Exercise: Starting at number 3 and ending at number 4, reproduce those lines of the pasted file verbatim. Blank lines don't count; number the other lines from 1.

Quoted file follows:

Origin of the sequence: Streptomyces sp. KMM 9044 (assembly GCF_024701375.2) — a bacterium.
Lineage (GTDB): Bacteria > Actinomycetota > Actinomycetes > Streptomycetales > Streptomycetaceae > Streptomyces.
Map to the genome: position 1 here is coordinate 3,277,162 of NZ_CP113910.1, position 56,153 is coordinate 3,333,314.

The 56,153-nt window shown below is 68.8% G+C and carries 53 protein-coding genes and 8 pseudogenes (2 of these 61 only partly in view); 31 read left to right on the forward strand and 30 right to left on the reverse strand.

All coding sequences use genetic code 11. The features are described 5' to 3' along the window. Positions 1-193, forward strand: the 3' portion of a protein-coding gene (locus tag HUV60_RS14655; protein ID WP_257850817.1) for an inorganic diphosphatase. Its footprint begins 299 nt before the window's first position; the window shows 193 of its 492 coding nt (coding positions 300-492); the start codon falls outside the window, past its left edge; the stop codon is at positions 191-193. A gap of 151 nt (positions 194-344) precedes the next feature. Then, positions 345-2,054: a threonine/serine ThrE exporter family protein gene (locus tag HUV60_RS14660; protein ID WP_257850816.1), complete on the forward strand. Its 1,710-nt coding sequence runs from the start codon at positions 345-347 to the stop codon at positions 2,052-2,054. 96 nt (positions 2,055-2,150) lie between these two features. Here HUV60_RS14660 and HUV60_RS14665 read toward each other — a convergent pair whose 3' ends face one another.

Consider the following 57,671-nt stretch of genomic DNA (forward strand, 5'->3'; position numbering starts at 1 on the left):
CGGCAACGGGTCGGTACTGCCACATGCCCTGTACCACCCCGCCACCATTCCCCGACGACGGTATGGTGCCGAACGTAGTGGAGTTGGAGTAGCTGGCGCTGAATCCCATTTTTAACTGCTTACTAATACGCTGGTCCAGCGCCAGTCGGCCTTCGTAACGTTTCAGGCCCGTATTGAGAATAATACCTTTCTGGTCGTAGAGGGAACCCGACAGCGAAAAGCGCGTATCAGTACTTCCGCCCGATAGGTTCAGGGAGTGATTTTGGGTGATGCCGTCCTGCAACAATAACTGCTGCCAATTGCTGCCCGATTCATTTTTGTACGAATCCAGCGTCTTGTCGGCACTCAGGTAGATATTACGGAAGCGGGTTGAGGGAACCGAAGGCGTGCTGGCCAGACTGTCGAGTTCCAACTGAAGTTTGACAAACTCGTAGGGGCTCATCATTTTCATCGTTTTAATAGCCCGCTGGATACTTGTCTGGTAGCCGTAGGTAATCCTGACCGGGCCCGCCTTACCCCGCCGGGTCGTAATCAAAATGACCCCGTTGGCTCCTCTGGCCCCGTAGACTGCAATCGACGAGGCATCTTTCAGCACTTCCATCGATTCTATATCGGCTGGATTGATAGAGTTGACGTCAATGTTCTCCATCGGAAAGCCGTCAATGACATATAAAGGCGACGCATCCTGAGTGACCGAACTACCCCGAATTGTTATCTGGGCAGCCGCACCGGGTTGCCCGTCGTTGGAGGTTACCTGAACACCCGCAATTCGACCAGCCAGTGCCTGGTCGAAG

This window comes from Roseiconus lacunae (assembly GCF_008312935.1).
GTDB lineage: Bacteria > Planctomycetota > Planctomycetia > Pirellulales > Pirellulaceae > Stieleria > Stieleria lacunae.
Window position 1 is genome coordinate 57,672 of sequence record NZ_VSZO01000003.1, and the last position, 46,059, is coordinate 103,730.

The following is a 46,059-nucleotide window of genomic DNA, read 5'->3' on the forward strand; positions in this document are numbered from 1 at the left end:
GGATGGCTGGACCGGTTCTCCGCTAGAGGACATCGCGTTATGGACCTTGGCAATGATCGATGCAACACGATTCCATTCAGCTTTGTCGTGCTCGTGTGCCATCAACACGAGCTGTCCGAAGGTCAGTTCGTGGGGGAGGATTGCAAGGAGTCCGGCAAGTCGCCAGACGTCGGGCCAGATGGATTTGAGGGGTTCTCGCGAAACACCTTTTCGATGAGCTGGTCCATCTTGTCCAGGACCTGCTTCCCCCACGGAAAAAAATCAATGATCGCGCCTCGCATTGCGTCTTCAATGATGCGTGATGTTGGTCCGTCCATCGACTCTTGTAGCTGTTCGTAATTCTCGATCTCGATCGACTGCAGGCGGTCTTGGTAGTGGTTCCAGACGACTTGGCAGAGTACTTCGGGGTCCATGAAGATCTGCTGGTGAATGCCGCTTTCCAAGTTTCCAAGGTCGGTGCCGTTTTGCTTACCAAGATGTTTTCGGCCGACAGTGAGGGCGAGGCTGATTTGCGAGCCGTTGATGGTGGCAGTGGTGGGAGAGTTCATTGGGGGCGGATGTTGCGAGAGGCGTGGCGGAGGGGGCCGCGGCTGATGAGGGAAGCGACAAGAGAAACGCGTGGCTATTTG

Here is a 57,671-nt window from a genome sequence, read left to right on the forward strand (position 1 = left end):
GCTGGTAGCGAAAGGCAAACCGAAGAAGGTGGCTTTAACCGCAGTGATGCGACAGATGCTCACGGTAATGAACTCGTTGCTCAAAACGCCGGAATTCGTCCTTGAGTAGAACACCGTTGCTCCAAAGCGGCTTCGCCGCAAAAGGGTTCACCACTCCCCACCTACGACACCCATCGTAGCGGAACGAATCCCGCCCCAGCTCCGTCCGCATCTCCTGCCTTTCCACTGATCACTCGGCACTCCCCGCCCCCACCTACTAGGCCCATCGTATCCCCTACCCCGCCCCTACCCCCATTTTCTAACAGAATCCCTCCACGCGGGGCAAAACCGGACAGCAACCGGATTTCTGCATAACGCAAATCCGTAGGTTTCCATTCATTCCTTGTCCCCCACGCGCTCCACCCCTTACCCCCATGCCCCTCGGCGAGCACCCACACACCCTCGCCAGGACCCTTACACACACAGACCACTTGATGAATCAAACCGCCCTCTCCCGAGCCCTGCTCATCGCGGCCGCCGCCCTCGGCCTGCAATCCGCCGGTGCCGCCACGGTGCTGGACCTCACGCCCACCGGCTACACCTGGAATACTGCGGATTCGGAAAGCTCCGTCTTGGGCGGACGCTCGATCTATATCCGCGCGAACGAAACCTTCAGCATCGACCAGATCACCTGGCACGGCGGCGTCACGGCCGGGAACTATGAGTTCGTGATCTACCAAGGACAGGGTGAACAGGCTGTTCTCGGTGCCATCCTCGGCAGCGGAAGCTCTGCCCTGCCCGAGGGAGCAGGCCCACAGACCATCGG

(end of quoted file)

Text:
Map to the genome: position 1 here is coordinate 3,277,162 of NZ_CP113910.1, position 56,153 is coordinate 3,333,314.

The 56,153-nt window shown below is 68.8% G+C and carries 53 protein-coding genes and 8 pseudogenes (2 of these 61 only partly in view); 31 read left to right on the forward strand and 30 right to left on the reverse strand.